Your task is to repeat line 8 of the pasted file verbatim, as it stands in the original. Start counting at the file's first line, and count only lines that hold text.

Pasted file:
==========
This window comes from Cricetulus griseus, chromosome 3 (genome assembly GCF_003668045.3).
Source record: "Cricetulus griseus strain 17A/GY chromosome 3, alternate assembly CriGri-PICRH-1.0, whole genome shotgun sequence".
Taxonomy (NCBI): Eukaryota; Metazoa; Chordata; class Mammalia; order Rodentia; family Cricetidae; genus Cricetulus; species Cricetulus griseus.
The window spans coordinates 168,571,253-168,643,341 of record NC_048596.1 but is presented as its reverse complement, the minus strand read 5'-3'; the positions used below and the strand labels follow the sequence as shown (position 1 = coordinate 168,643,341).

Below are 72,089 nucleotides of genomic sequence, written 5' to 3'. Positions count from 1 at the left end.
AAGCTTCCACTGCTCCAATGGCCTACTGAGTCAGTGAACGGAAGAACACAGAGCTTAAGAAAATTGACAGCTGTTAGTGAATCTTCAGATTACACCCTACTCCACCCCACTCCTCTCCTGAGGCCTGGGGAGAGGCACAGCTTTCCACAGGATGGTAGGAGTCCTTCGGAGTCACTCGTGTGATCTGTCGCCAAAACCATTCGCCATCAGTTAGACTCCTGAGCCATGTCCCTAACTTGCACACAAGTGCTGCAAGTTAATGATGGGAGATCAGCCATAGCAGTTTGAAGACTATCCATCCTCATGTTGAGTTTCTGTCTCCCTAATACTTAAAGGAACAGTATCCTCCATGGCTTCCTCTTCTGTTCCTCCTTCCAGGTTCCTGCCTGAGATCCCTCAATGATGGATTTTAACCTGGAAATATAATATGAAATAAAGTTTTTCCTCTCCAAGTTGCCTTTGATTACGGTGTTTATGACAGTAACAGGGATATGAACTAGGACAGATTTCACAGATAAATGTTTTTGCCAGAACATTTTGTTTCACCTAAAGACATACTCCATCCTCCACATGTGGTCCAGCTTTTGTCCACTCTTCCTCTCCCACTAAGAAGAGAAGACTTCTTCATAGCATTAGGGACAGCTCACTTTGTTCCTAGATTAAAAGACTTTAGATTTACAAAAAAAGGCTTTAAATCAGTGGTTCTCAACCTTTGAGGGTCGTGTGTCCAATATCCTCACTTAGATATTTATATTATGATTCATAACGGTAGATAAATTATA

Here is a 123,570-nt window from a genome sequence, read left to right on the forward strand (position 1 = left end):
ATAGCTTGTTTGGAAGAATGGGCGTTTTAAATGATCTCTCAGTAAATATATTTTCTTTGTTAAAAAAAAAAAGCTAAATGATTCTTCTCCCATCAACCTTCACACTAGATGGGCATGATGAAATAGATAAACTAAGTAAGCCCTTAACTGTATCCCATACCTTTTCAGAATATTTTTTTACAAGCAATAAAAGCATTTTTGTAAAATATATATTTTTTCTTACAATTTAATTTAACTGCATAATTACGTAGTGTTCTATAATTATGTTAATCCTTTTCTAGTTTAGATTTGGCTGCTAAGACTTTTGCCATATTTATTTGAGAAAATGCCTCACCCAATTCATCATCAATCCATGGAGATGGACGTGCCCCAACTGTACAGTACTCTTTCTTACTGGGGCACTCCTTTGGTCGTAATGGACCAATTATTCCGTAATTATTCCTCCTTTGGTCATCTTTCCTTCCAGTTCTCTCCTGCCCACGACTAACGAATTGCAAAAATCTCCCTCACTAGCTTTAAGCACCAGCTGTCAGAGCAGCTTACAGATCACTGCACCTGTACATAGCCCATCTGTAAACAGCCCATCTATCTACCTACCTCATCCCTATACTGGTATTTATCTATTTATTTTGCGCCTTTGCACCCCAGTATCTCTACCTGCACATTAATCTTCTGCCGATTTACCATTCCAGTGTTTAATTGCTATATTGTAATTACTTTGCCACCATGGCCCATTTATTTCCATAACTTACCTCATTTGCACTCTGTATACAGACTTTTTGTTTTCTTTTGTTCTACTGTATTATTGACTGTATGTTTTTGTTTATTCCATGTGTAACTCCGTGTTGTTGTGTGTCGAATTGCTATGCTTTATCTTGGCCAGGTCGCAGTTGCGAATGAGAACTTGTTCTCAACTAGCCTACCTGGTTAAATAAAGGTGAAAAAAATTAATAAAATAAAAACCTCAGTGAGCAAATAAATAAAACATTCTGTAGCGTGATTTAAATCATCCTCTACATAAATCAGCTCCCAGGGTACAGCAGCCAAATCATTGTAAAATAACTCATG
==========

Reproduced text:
ATAGCTTGTTTGGAAGAATGGGCGTTTTAAATGATCTCTCAGTAAATATATTTTCTTTGTTAAAAAAAAAAAGCTAAATGATTCTTCTCCCATCAACCTTCACACTAGATGGGCATGATGAAATAGATAAACTAAGTAAGCCCTTAACTGTATCCCATACCTTTTCAGAATATTTTTTTACAAGCAATAAAAGCATTTTTGTAAAATATATATTTTTTCTTACAATTTAATTTAACTGCATAATTACGTAGTGTTCTATAATTATGTTAATCCTTTTCTAGTTTAGATTTGGCTGCTAAGACTTTTGCCATATTTATTTGAGAAAATGCCTCACCCAATTCATCATCAATCCATGGAGATGGACGTGCCCCAACTGTACAGTACTCTTTCTTACTGGGGCACTCCTTTGGTCGTAATGGACCAATTATTCCGTAATTATTCCTCCTTTGGTCATCTTTCCTTCCAGTTCTCTCCTGCCCACGACTAACGAATTGCAAAAATCTCCCTCACTAGCTTTAAGCACCAGCTGTCAGAGCAGCTTACAGATCACTGCACCTGTACATAGCCCATCTGTAAACAGCCCATCTATCTACCTACCTCATCCCTATACTGGTATTTATCTATTTATTTTGCGCCTTTGCACCCCAGTATCTCTACCTGCACATTAATCTTCTGCCGATTTACCATTCCAGTGTTTAATTGCTATATTGTAATTACTTTGCCACCATGGCCCATTTATTTCCATAACTTACCTCATTTGCACTCTGTATACAGACTTTTTGTTTTCTTTTGTTCTACTGTATTATTGACTGTATGTTTTTGTTTATTCCATGTGTAACTCCGTGTTGTTGTGTGTCGAATTGCTATGCTTTATCTTGGCCAGGTCGCAGTTGCGAATGAGAACTTGTTCTCAACTAGCCTACCTGGTTAAATAAAGGTGAAAAAAATTAATAAAATAAAAACCTCAGTGAGCAAATAAATAAAACATTCTGTAGCGTGATTTAAATCATCCTCTACATAAATCAGCTCCCAGGGTACAGCAGCCAAATCATTGTAAAATAACTCATG